That television affects us is not a matter up for debate. It’s a machine that practically uploads memories, messages, and experiences directly into our brain, which can be both good and bad depending on the context. And like any media device, it is altering the lives of children in many ways that aren’t so obvious.
TV: The Message Machine
Because our brains show little distinction between a live experience and one witnessed on TV, media exposure can sculpt our brain in the same way actual experiences might. The social interactions we observe become part of our understanding of other people, and the ideas we’re repeatedly exposed to become etched into the neurocircuitry of our brain. Television’s images and ideas become embedded into our consciousness, influencing our perceptions and altering our understanding of the world. In one example of just how deeply embedded into our brain television is, people who watched black and white television as kids are more likely to dream in black and white than those who grew up with color TV. (Coffey, 2009)
The more we watch, the more deeply ingrained in the brain these images and messages become. “Research shows that while viewing television in small blocks of time may have little direct impact on behavior,” write Thompson and Hickey, though even this assertion is up for debate, “over a long period of time it seems to have a cumulative effect that does influence thinking and behavior.” (Thompson & Hickey, 2008, p. 94)
Children & Television
Whatever impact on children television might be having, one thing is for certain: Kids today seem to watch an awful lot of it.
It starts early. By the age of 3 or 4, some preschoolers are averaging as much as 4 to 6 hours a day watching television. (Thompson & Hickey, 2008, p. 94) By first grade, the average child in the U.S. will have viewed more than 6,000 hours of television. (Jones, 1991) Kids overall spend as much as 40 hours a week watching TV, and adults will spend between one-fourth and one-third of their lives in front of a television set. (Thompson & Hickey, 2008, p. 9) American children spend more time watching TV than they do any other activity except for sleeping. (Churnin, 2006)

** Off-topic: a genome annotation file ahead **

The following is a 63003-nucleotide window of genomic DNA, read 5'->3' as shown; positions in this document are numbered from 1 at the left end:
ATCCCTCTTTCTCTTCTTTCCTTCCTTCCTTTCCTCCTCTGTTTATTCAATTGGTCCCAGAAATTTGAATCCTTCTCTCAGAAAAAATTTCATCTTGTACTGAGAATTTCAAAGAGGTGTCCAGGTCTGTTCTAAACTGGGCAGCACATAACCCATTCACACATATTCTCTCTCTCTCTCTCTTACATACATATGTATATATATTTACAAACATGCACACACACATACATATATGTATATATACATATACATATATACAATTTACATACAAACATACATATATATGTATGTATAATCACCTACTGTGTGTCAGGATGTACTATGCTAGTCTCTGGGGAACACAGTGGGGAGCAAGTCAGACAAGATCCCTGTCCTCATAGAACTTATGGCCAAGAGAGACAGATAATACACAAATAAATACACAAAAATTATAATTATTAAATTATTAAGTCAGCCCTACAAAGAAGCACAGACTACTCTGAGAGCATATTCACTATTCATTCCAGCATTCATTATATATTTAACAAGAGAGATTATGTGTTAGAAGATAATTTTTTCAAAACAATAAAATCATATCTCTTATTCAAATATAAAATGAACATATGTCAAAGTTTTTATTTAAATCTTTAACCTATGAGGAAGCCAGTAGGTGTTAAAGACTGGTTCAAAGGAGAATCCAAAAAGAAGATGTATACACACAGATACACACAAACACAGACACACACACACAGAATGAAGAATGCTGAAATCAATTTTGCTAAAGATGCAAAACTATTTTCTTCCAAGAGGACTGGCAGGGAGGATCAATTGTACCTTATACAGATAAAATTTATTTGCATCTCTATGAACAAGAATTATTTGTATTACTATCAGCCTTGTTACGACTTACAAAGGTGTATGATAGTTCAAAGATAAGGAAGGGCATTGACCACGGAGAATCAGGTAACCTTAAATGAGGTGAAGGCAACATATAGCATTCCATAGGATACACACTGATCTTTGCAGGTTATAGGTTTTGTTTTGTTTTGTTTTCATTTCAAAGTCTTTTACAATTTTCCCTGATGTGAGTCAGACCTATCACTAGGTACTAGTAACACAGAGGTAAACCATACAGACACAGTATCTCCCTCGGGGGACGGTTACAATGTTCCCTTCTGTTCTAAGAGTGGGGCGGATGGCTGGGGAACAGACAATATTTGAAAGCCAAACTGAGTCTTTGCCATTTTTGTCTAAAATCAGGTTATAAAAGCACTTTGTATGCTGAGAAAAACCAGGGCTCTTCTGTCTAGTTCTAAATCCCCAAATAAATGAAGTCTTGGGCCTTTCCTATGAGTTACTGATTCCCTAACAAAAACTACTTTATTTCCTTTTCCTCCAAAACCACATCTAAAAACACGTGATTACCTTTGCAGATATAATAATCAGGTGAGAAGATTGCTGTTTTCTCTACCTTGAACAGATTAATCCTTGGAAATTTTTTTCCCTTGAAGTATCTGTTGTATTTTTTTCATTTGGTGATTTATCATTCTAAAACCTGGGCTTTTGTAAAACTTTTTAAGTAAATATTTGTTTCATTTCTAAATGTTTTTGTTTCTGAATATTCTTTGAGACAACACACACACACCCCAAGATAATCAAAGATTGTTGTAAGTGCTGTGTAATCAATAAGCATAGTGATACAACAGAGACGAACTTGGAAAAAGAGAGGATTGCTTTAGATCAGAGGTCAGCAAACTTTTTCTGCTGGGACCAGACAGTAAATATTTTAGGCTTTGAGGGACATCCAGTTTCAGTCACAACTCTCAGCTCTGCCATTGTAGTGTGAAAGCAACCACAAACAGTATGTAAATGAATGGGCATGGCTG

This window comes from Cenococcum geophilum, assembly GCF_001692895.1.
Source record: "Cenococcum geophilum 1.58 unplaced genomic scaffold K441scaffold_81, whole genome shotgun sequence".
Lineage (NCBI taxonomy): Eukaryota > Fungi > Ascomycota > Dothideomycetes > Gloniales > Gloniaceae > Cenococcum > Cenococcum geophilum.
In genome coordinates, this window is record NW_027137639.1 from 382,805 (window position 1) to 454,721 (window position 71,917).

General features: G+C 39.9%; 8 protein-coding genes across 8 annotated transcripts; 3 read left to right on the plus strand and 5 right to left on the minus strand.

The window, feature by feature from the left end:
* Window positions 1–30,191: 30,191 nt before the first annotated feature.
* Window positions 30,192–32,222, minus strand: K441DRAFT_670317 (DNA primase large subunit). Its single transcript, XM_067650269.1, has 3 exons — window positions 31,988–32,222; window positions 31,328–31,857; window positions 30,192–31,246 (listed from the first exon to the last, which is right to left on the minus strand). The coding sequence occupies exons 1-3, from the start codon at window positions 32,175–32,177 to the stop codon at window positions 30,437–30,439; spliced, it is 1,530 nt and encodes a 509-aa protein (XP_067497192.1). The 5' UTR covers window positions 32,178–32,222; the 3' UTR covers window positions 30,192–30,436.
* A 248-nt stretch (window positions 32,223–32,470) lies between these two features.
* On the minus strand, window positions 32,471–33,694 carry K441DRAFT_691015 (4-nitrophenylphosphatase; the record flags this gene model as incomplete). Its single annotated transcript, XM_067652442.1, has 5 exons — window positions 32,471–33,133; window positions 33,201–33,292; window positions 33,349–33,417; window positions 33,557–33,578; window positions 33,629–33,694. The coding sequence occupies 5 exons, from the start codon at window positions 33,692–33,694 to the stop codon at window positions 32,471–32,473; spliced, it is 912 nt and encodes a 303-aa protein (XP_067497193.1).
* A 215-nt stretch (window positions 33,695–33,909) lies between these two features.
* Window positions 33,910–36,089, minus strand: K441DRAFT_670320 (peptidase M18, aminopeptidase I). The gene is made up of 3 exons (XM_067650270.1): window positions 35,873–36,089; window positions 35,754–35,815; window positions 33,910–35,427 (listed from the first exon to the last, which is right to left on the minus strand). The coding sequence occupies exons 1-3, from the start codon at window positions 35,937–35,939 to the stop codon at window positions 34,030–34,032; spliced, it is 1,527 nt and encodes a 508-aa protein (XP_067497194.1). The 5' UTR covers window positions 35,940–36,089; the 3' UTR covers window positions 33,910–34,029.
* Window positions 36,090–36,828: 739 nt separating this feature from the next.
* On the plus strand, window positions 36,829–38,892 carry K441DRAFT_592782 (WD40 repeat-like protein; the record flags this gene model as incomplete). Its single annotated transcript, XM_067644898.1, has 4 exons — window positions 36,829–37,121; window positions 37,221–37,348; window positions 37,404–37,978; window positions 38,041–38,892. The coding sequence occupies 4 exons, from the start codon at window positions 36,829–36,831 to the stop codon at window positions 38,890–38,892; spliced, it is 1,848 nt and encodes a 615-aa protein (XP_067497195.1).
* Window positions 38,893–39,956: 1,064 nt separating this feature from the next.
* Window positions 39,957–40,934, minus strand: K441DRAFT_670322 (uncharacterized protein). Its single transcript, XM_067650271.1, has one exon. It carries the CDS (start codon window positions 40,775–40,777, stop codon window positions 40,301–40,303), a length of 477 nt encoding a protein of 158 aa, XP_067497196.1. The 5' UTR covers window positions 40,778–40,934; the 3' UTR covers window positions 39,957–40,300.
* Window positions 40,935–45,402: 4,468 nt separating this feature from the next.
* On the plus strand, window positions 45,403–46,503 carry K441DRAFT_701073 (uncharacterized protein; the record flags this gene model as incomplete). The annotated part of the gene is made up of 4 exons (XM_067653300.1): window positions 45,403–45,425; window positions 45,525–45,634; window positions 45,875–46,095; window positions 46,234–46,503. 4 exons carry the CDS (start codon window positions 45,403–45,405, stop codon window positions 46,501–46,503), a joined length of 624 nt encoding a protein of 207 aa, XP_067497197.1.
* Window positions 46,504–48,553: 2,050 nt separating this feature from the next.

Some other statistics on television viewing by children:
- 25% of babies under the age of 2 now have televisions or video players in their bedrooms. (Walsh, 2007, p. 106) This, despite the fact that the American Academy of Pediatrics recommends that children this age have no TV exposure at all.
- One-third of kids live in a home where the TV is on all the time during waking hours. (Churnin, 2006)
- A third of all kids between the ages of 6 months and 6 years had a TV in their bedroom. (Churnin, 2006)
- In Mexico, more homes have television sets (93%) than sewage systems (90%), refrigerators (82%), or showers (65%). (The Week, 5-13-2011, p. 38)
- TV reduces family conversations; 40% of Canadian parents couldn’t remember a time when they ate dinner with the TV off. It also reduces reading time, which 82% of grade school parents no longer encourage their kids to do at home. (Grossman & DeGaetano, 1999)
- A 2008 study by the American Medical Association Alliance found that over the past six years more than half (57%) of the movies geared toward children feature characters who smoke. (Bowles, 2008) A stricter policy has since reduced this slightly, to just under half.
- A child who watches 2 hours of cartoons each day is exposed to nearly 10,000 violent episodes each year. (Grossman & DeGaetano, 1999)